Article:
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Andrew6
post Mar 4 2009, 05:45 AM
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hello, I've started doing ear training to supplement my mtp theory lesson plan and I think I may be completely tone deaf laugh.gif . I am doing the tests on musictheory.net and am failing horribly, the tritone is pretty much the only on I can consistenly get laugh.gif . Any advice on how to work on this or is it a lost cause?

btw Sorry about the title typo laugh.gif

This post has been edited by Andrew6: Mar 4 2009, 05:52 AM


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Outlaw2112
post Mar 4 2009, 05:53 AM
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Ive been training my ears for years without knowing it... the way i did it is to break down a song and listen only to the drums, then listen only to the bass, then only the guitars


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Andrew6
post Mar 4 2009, 05:55 AM
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QUOTE (Outlaw2112 @ Mar 4 2009, 12:53 AM) *
Ive been training my ears for years without knowing it... the way i did it is to break down a song and listen only to the drums, then listen only to the bass, then only the guitars

I mean as far as the sounds of intervals between notes and intervals in harmonies, like I would know a major 6th from a min 7th interval if I had to haha


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Outlaw2112
post Mar 4 2009, 05:58 AM
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im clueless on that stuff....


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Ramiro Delforte
post Mar 4 2009, 06:35 AM
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Well mate I recommend you get some method. Here in Argentina we have the Maria del Carmen, but there are many, the Zoltan Kódaly is a really good method too in Hungary and is well-known all over the world. Paul Hindemith has some training too.
Also you can get some method entirely made with audio like the David Lucas Burge method, I leave you a link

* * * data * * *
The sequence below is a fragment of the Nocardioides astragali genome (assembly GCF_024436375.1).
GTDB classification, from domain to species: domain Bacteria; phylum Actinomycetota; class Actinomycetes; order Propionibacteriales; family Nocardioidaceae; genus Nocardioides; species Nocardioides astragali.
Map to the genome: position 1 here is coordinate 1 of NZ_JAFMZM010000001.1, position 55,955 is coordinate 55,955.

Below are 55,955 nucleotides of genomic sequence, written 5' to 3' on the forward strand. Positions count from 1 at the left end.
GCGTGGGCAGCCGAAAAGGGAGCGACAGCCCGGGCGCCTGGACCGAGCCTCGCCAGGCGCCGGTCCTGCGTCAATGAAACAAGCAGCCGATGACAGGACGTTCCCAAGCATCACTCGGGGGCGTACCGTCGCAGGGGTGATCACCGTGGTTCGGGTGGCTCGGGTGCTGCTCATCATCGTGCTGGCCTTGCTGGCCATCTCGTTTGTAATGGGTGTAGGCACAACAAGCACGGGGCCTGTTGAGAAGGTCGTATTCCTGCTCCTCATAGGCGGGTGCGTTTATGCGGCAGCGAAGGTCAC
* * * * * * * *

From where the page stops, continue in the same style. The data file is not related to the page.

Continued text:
http://www.perfectpitch.com/relativepitch.htm

When you have to learn this stuff is little by little for example I'll copy the index from the Melody part of the book of Maria del Carmen (the book is divided into Rhythm, Melody, Intervals and Harmony)

Melody:

-Relation low-high (differenciation between registers)
-Movement of the melody
-Tonal center
-Major mode
-Minor mode
-Melodies in major scale
-1st 3rd and 5th sounds of the scale
-Placing the central C
-Reading in F clef
-The 6th sound of the scale
-The 2nd sound of the scale
-Major pentatonic
-Minor pentatonic
-The 4th sound of the scale
-The 7th sound of the scale
-Modes: dorian, phrygian, lydian, mixolydian
-Aeolian mode
-Minor scale
-Keys
-Order of flats and sharps
-Enharmonic scales
-Rules for alterations
-Alterations in minor keys
-F major key
-Harmony of F major
-D minor
-Harmony of D minor
-Passage between F major to D minor
-Passage between D minor and F major
-G major
-Harmony in G major
-E minor
-Harmony of E minor
-Passage between G major to E minor and viceversa

The same happends with the intervals. One chapter for one interval

-Minor third
-Major thid
-Perfect fourth
-Perfect fifth
-Whole step
-Half step
-Minor sixth
-Major sixth
-Minor seventh
-Major seventh
-Tritone
-Octave
-Intervals exeding the octave
-Augmented and diminished intervals

The course last 4 years so imagine that every topic has it's own time.

What I want to say with this is that you cannot learn all by a blink, you have to go step by step. In the David Lucas Burge method is the same you have a practice routine.
Also Steve Vai has some piece of advices in his website.

I forgot that everything that you learn always is great to have a previous reference. There was a topic here in GMC where everybody added their references to the intervals, for example: perfect fifth = superman song.

Let me know if this helped you and if it don't I'll try to explain a more detailed topic.

This post has been edited by Ramiro Delforte: Mar 4 2009, 06:37 AM


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Andrew6
post Mar 4 2009, 06:45 AM
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Yeah I understand what you are saying it is a lot of work! i've got a book I am learning from currently but it just gives you the shapes on the fretboard for the intervals and then just sort of moves on to triads without giving it much attention. If you don't have a well developed ear how would you be able to actually play the melodies you think of while improvising? I mean for writing you can sit down and work it out but in improvising you dont really have that kind of time.


I am reading on Steve Vai's site right now

This post has been edited by Andrew6: Mar 4 2009, 06:48 AM


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Ramiro Delforte
post Mar 4 2009, 06:59 AM
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Well, there are a lot of players that doesn't know any music but they play all by ear and they're great.
I recommend a good clinic about this by Barney Kessel, he's a great jazz guitar player and he talks about the relation between the ear and the neck.
Check some method that comes with audio and start from there. But I recommend that you should train with somebody else. The relative pitch is something that you need to sing and practice with other people to assure a better understanding. Also there are many many players that became really good because they never used scores or tabs they just passed tons of hours listening and getting all the songs and solos by ear until they nailed them.